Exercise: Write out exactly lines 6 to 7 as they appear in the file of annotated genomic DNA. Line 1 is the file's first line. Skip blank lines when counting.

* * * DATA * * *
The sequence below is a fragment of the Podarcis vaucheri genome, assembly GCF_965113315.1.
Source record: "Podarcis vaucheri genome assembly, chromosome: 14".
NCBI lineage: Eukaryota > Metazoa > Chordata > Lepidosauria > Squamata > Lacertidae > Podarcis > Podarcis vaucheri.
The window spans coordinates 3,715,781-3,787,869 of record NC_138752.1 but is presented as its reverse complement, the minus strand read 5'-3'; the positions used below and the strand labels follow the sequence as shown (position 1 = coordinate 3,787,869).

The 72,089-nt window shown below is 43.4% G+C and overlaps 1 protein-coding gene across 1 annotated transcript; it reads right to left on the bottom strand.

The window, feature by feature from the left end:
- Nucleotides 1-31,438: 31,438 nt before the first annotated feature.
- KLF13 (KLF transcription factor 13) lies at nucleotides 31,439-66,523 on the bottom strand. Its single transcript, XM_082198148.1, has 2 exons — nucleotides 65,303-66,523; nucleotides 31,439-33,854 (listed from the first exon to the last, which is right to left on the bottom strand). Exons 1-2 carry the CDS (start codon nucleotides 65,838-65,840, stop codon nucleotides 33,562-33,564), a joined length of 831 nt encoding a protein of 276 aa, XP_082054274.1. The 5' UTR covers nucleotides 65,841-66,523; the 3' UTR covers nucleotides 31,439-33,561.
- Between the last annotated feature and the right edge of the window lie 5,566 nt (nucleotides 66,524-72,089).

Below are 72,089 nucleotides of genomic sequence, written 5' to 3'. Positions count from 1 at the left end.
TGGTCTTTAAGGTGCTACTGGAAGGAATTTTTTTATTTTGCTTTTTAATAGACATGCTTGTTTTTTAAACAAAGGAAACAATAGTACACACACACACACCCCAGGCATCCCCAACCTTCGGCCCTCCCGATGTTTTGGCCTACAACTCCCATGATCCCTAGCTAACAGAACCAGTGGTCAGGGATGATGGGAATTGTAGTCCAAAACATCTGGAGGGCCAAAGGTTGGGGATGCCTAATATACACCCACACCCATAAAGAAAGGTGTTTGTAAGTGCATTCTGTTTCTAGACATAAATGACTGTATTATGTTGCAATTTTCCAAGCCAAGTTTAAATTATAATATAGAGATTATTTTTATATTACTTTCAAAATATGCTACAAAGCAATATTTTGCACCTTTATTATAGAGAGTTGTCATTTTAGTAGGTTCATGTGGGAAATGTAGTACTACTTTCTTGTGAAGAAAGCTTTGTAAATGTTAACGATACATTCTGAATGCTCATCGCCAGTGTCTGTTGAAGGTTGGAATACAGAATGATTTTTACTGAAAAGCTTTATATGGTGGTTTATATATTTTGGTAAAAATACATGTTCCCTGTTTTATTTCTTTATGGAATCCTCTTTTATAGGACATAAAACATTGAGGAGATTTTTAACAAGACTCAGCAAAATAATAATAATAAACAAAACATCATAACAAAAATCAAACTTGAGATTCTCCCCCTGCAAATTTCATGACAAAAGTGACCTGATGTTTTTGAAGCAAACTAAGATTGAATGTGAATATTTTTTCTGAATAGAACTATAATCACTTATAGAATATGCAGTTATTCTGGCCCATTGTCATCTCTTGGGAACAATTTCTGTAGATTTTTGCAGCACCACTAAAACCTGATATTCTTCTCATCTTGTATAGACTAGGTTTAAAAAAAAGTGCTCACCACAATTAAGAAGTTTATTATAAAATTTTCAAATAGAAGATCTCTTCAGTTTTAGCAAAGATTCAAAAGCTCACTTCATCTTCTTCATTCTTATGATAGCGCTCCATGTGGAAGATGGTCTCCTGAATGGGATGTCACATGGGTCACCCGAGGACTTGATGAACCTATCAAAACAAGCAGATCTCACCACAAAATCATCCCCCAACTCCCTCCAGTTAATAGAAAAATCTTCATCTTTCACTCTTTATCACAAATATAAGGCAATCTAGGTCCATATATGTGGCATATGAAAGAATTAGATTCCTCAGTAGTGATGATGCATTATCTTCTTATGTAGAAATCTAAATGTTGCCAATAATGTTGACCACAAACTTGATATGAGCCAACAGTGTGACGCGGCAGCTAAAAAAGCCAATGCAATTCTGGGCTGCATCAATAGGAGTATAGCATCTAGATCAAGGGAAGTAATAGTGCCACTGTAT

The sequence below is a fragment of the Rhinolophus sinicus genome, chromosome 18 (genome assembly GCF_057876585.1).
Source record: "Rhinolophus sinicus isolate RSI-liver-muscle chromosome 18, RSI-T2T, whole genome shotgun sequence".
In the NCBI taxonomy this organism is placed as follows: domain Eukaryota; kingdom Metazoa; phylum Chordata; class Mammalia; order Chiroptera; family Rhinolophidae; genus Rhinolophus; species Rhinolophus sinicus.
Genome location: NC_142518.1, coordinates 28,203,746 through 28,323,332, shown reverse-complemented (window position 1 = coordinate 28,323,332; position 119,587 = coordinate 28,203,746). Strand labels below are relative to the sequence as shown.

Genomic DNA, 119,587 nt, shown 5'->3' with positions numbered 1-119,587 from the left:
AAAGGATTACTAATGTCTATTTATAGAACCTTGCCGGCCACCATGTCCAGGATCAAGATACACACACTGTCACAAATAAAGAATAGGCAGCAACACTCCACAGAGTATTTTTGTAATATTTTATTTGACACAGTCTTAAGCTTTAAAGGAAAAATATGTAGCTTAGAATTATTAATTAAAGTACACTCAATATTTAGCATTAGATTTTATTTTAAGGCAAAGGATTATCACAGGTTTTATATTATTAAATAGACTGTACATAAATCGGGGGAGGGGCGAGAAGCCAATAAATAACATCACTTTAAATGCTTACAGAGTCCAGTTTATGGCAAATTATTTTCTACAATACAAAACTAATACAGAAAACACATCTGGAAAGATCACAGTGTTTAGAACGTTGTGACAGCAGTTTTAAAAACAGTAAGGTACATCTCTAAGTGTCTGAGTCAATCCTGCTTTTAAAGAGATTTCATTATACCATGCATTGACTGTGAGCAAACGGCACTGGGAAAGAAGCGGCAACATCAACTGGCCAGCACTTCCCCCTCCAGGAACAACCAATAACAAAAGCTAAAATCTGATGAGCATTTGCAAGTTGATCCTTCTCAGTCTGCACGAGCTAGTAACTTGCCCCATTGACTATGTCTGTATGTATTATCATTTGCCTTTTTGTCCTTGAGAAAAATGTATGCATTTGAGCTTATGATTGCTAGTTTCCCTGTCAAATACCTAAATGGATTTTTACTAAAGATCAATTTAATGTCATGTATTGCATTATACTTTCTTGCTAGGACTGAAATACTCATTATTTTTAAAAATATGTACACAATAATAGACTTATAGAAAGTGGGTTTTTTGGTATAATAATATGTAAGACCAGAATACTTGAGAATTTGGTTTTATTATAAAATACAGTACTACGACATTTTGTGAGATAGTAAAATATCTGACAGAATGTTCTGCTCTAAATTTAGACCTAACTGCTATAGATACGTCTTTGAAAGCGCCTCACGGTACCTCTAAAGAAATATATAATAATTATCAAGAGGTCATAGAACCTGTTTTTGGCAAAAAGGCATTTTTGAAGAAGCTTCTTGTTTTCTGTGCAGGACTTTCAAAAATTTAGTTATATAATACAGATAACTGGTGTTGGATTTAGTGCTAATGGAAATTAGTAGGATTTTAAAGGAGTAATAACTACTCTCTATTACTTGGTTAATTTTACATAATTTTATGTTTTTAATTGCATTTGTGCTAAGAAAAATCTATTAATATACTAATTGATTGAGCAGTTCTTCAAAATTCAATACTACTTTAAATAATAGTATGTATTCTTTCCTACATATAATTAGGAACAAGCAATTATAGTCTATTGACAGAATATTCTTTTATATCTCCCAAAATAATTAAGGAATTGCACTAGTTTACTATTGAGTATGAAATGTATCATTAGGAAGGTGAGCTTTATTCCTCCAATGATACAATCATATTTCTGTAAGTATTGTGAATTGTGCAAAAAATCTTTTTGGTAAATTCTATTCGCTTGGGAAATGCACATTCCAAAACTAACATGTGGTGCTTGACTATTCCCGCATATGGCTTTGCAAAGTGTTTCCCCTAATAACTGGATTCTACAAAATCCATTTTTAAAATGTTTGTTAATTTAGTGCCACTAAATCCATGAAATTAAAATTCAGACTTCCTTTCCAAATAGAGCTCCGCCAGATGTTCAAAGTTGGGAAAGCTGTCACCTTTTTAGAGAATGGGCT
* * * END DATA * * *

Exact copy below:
The window, feature by feature from the left end:
- Nucleotides 1-31,438: 31,438 nt before the first annotated feature.